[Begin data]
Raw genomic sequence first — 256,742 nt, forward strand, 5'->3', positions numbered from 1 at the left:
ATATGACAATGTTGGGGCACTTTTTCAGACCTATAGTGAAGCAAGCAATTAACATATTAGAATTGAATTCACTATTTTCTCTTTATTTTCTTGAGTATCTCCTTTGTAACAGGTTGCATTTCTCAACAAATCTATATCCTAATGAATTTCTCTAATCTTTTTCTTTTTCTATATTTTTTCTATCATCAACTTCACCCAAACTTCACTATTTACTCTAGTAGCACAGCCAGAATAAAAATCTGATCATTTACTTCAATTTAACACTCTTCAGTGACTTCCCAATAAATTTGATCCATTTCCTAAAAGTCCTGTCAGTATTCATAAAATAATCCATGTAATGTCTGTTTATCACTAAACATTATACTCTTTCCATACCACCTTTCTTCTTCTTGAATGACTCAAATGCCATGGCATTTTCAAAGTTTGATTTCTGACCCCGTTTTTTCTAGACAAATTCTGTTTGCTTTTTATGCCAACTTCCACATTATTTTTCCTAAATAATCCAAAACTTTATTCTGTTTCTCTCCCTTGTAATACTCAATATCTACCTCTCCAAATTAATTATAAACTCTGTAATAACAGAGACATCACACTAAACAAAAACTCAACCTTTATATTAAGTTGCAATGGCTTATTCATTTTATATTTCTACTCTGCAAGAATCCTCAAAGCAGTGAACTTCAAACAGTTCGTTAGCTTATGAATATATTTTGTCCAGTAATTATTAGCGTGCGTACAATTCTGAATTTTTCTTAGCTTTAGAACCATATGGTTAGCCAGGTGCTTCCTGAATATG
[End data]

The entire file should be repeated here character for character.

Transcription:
Raw genomic sequence first — 256,742 nt, forward strand, 5'->3', positions numbered from 1 at the left:
ATATGACAATGTTGGGGCACTTTTTCAGACCTATAGTGAAGCAAGCAATTAACATATTAGAATTGAATTCACTATTTTCTCTTTATTTTCTTGAGTATCTCCTTTGTAACAGGTTGCATTTCTCAACAAATCTATATCCTAATGAATTTCTCTAATCTTTTTCTTTTTCTATATTTTTTCTATCATCAACTTCACCCAAACTTCACTATTTACTCTAGTAGCACAGCCAGAATAAAAATCTGATCATTTACTTCAATTTAACACTCTTCAGTGACTTCCCAATAAATTTGATCCATTTCCTAAAAGTCCTGTCAGTATTCATAAAATAATCCATGTAATGTCTGTTTATCACTAAACATTATACTCTTTCCATACCACCTTTCTTCTTCTTGAATGACTCAAATGCCATGGCATTTTCAAAGTTTGATTTCTGACCCCGTTTTTTCTAGACAAATTCTGTTTGCTTTTTATGCCAACTTCCACATTATTTTTCCTAAATAATCCAAAACTTTATTCTGTTTCTCTCCCTTGTAATACTCAATATCTACCTCTCCAAATTAATTATAAACTCTGTAATAACAGAGACATCACACTAAACAAAAACTCAACCTTTATATTAAGTTGCAATGGCTTATTCATTTTATATTTCTACTCTGCAAGAATCCTCAAAGCAGTGAACTTCAAACAGTTCGTTAGCTTATGAATATATTTTGTCCAGTAATTATTAGCGTGCGTACAATTCTGAATTTTTCTTAGCTTTAGAACCATATGGTTAGCCAGGTGCTTCCTGAATATG